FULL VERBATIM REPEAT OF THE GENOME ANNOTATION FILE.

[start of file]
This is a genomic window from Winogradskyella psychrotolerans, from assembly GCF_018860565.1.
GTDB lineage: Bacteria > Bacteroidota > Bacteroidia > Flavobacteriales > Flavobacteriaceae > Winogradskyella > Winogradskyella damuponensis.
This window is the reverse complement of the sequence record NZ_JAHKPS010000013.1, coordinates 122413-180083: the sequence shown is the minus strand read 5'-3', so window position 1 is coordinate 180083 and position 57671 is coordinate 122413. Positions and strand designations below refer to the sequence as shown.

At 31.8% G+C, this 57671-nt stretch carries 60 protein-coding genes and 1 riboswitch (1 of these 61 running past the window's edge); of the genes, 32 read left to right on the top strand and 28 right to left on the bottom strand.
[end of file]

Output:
This is a genomic window from Winogradskyella psychrotolerans, from assembly GCF_018860565.1.
GTDB lineage: Bacteria > Bacteroidota > Bacteroidia > Flavobacteriales > Flavobacteriaceae > Winogradskyella > Winogradskyella damuponensis.
This window is the reverse complement of the sequence record NZ_JAHKPS010000013.1, coordinates 122413-180083: the sequence shown is the minus strand read 5'-3', so window position 1 is coordinate 180083 and position 57671 is coordinate 122413. Positions and strand designations below refer to the sequence as shown.

At 31.8% G+C, this 57671-nt stretch carries 60 protein-coding genes and 1 riboswitch (1 of these 61 running past the window's edge); of the genes, 32 read left to right on the top strand and 28 right to left on the bottom strand.